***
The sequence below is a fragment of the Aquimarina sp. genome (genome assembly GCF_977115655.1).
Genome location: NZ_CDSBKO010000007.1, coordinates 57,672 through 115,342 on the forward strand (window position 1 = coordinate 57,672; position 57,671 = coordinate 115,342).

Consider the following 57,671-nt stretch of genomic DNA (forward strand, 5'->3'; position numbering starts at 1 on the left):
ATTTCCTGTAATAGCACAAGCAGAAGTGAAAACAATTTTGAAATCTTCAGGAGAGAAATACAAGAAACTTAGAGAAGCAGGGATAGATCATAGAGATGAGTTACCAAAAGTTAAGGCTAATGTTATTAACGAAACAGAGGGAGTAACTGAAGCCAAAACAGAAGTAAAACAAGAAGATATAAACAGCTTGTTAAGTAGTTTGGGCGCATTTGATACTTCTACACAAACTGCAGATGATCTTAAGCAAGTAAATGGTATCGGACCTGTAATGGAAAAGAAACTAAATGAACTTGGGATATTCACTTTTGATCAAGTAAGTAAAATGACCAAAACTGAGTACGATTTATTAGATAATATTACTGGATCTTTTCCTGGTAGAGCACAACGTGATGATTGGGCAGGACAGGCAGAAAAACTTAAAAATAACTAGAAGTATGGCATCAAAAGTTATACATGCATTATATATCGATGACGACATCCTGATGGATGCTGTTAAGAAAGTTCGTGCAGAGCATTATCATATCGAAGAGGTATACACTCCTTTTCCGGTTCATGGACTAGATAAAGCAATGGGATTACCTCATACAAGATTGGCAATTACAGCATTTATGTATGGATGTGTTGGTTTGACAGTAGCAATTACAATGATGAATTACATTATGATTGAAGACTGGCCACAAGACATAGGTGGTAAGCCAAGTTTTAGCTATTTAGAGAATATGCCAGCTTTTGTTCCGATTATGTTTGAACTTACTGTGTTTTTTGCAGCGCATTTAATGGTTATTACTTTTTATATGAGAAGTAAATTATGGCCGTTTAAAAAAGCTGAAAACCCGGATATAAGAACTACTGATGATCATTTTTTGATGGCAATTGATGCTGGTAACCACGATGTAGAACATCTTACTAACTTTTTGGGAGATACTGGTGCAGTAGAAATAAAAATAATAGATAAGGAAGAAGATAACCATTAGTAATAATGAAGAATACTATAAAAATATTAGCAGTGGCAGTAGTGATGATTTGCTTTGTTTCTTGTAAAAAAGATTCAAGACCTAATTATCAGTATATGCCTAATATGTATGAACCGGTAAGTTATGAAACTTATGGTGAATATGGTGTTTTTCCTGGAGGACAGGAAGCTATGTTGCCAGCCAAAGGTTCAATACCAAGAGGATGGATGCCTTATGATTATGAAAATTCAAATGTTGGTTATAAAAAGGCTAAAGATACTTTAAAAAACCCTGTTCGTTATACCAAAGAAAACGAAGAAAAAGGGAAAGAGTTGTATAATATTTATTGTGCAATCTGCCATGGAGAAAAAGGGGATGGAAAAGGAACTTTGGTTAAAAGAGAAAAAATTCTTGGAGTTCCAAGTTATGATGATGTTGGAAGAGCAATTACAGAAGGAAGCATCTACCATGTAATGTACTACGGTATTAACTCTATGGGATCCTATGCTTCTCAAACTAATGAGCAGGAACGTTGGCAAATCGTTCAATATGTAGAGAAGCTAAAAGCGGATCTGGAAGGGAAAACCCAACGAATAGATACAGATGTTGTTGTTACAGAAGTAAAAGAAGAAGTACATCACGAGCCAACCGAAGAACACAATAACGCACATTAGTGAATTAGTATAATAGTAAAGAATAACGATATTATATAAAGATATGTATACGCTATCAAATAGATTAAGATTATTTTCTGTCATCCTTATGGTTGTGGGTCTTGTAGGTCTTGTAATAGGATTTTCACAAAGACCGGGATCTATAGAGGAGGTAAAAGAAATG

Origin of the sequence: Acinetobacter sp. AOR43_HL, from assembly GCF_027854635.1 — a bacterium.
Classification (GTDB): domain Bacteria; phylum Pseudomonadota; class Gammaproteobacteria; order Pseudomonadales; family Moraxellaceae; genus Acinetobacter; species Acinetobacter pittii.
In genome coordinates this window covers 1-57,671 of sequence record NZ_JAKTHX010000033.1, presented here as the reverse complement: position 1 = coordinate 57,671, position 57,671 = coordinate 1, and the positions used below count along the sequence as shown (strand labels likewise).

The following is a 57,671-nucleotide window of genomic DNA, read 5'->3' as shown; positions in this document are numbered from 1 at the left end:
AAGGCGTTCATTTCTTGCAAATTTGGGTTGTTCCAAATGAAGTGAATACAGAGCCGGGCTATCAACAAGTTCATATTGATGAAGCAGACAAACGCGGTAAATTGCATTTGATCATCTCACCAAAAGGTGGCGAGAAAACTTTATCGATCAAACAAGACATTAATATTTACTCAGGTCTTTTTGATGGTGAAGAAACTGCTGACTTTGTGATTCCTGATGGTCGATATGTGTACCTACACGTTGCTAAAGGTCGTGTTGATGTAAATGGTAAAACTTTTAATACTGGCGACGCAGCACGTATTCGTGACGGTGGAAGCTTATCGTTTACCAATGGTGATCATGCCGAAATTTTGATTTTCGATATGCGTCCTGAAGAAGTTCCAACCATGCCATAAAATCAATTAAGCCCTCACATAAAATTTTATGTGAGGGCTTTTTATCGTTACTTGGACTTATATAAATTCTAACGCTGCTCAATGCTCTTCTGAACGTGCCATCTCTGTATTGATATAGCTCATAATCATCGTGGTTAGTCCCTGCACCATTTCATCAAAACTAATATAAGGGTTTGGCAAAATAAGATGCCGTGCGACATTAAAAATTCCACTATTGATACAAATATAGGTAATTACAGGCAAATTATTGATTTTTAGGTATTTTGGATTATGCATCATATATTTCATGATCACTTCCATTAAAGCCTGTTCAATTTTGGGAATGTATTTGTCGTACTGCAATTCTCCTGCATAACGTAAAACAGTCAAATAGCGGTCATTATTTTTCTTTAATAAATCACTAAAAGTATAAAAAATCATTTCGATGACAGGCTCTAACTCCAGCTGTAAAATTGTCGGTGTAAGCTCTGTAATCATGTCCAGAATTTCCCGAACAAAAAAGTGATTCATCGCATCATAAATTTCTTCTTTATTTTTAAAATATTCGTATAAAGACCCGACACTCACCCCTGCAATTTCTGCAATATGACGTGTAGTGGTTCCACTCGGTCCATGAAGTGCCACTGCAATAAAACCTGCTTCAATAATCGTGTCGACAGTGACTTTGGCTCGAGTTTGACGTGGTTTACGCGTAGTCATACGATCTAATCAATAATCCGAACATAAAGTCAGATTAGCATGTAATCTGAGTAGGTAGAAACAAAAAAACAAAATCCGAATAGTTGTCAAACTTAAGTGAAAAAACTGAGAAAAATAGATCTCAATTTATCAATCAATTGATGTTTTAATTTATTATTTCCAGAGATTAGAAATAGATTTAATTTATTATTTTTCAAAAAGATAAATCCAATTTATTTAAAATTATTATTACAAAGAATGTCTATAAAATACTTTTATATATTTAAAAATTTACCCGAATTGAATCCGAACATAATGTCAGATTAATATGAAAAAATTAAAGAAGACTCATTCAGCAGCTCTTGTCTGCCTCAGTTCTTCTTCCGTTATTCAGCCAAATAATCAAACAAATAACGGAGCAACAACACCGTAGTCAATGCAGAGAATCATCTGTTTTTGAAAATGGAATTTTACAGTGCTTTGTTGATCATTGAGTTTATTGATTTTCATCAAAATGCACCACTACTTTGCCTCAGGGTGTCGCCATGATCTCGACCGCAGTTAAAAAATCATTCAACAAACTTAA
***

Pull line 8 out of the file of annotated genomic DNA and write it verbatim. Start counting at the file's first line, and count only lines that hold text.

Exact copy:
The following is a 57,671-nucleotide window of genomic DNA, read 5'->3' as shown; positions in this document are numbered from 1 at the left end: